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Moisture control / insulation for new cinder block shop with loft / den.

brew0688 | Posted in General Questions on

Hello Folks

I’ve been reading through the forums for an answer to this question, but haven’t been successful in finding one. I’m building for the first time, so this is a learning curve for me.

I live in west Florida, and have a project in the works. I’m going to be building a 55ft x 38ft workshop, that will be 2/3 work space, and the remaining 1/3 will be a loft / den living space with a small kitchen, laundry area, and bathroom. So around 1400sq ft. I am planning on controlling climate with a 3 air handler mini split system.

I’m not concerned with the insulation of the workshop space, but need to plan for the insulation of the living area. My goal is to have the interior walls smooth concrete, and would like to avoid drywall completely.

What are my options for accomplishing this on the interior? I am not a huge fan of siding, but would be willing to stucco the exterior.

If I have missed a thread that will help me better understand moisture barriers and insulation, or there is something else I should be reading, please point this newb in that direction.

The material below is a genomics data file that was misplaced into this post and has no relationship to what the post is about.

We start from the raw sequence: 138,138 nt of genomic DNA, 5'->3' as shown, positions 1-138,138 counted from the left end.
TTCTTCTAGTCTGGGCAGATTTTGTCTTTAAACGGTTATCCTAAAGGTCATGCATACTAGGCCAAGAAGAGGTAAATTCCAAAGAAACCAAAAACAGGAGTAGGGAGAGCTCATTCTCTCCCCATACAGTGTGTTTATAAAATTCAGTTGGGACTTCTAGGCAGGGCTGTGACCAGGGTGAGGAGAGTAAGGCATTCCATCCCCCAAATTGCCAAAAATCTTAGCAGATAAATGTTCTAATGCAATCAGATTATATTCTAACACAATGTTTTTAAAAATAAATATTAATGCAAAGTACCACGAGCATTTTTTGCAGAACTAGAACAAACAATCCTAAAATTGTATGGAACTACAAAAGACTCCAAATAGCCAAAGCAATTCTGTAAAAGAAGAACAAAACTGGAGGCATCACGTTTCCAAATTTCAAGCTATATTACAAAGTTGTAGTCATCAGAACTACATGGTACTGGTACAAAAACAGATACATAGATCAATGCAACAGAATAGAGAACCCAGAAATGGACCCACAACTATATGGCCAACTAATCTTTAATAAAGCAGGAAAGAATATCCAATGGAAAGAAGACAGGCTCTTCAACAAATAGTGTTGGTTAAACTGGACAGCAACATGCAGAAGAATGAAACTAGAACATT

I appreciate the help

Thanks

Brett

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Replies

  1. GBA Editor
    Martin Holladay | | #1

    Brett,
    Building codes require that living spaces include insulation. A building with CMU (concrete block) walls like yours can have the insulation on the interior or the exterior side -- the choice is up to you.

    If you install the insulation on the exterior, one good approach is the EIFS approach (rigid foam plus synthetic stucco).

    If you install insulation on the interior, you can cover the rigid foam insulation with cementitious plaster if you want, although that would be unusual. I would recommend some type of metal lath or chicken wire if you take this approach.

    There are a few tricky details here, especially where the wall insulation meets the ceiling insulation, and where the exterior wall insulation meets the insulated partition that separates your apartment from your uninsulated workshop. At these tricky intersections, the insulation must be continuous (uninterrupted), without thermal bridges.

    If these concepts are new to you, you might want to hire a contractor.

    -- Martin Holladay

  2. brew0688 | | #2

    Hi Martin.

    Man, thanks for the reply. These concepts certainly are new to me. I've done some reading on EIFS and traditional stucco.

    I reached out to an architect to get things moving.

    Thanks again.

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